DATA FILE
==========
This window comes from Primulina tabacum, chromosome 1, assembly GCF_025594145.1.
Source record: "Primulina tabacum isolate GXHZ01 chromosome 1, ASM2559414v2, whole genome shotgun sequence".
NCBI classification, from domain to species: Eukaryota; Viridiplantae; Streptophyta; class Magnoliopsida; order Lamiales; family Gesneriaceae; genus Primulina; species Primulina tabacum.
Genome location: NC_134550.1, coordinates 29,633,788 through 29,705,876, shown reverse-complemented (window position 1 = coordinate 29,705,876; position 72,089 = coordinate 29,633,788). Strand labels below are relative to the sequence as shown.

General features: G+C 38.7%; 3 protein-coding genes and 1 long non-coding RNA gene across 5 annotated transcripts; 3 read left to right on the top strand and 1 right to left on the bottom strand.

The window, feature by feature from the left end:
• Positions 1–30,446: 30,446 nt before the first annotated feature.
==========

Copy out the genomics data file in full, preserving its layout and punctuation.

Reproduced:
This window comes from Primulina tabacum, chromosome 1, assembly GCF_025594145.1.
Source record: "Primulina tabacum isolate GXHZ01 chromosome 1, ASM2559414v2, whole genome shotgun sequence".
NCBI classification, from domain to species: Eukaryota; Viridiplantae; Streptophyta; class Magnoliopsida; order Lamiales; family Gesneriaceae; genus Primulina; species Primulina tabacum.
Genome location: NC_134550.1, coordinates 29,633,788 through 29,705,876, shown reverse-complemented (window position 1 = coordinate 29,705,876; position 72,089 = coordinate 29,633,788). Strand labels below are relative to the sequence as shown.

General features: G+C 38.7%; 3 protein-coding genes and 1 long non-coding RNA gene across 5 annotated transcripts; 3 read left to right on the top strand and 1 right to left on the bottom strand.

The window, feature by feature from the left end:
• Positions 1–30,446: 30,446 nt before the first annotated feature.